For more detailed looks at this mystery, you should check out what several of my blogging buddies have said about it, including Margot Kinberg at Confessions of a Mystery Novelist; and Les Blatt over at Classic Mysteries; there is also a really good profile of Moyes over at Mystery Scene written by Katherine Hall Page.

I submit this review for Bev’s Vintage Golden Age Mystery Scavenger Hunt in the ‘skull’ category:

06-Vintage-Golden-Scavenger-2016

***** (2.5 fedora tips out of 5)

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This entry was posted in 2016 Golden Age Vintage Mystery Scavenger Hunt, Friday's Forgotten Book, Italy, Patricia Moyes. Bookmark the permalink.

34 Responses to DEAD MEN DON’T SKI (1959) by Patricia Moyes

  1. First, thank you, Sergio, for the kind mention. I’m glad you found some things to like about this. I must admit, I’ve a bit of a soft spot for this series. I think I especially like the relationship that the Tibbetts have.

    • My pleasure Margot – I preferred the later story, but that that is often the way with long-running series and I’ve got a couple more of Moyes’ books on my TBR!

  2. MarinaSofia says:

    Given my love for skiing, I managed to get hold of this one and read it. The mystery aspect was, as you said, somewhat predictable, but I did enjoy the descriptions of the mountains, chalets and so on.

  3. Colin says:

    I love the title, and the covers you used for illustration here are very attractive too. The story sounds like it’s probably OK, although timetable stuff tends to irritate me. However, it’s got snow, and this is always good.

    • I love the idea of traditional cosy mysteries, but can be a bit hard on them if they are a bit dull in the middle as is so often the case, with a murder added pretty much just to liven up the plot and bolster the page count, as this one can be, but it is very entertaining too.

      • Colin says:

        Quite, this one gives me the impression that the trappings and set dressing are in place but the substance isn’t all it could be. Enjoyable enough as a way to pass the time but that’s about it – maybe?

        • Yeah, I guess, I thought SIMON WARWICK by comparison was much cleverer and so definitely plan to read more of hers. I have two on the TBR and it looks like JOHNNY UNDERGROUND may otherwise be the best of hers. I though i had that one but doesn’t look like it – at least, not yet!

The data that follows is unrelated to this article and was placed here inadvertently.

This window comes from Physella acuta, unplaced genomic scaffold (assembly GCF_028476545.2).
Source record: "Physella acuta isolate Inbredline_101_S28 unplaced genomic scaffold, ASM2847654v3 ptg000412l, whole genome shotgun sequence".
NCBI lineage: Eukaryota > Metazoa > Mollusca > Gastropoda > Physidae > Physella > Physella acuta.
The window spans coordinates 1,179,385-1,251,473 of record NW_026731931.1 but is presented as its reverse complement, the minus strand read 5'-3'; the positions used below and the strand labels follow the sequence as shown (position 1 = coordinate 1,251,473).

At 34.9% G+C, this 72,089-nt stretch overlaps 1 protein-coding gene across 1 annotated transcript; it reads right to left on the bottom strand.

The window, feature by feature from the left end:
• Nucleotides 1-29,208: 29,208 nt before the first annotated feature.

4. kaggsysbookishramblings says:

    Great review! I’ve never read any Moyes but I’ll definitely pick her books up if I come across them.

  5. pastoffences says:

    Another one for my “skulls in hats” Pinterest page 🙂

    (I think balaclavas count)

  6. I enjoy Moyes now and again, never feel like rushing through the whole series. I haven’t read this one, and your plot description made me laugh, it sounded such an archetypal GA-on-holiday collection of scenarios. I agree with you – Simon Warwick is a very very good and clever book.

    People often claim that publishers, editors and proofreaders were much better in the past, but foreign phrases in older books are often subject to ludicrous typos – I’m no linguist, but wince at some of them. So it may be Moyes or it may be the editor. I’m a big fan of Nancy Mitford, and older copies of her books are full of solecisms in the French, but I refuse to believe she was responsible as she spoke and wrote the language perfectly.

    • Thanks for that Moira – I should add that I was getting into the real of pet peeves when it came to things like fettucine – the one that drives me crazy is referring to a ‘biscotti’ which is the plural. Jonathan Coe did a great little riff on that in his Maxwell Sim book in which the protagonist tries to explain to a cafe worker why that it is grammatically incorrect, and is of course met with complete indifference 🙂

  7. John says: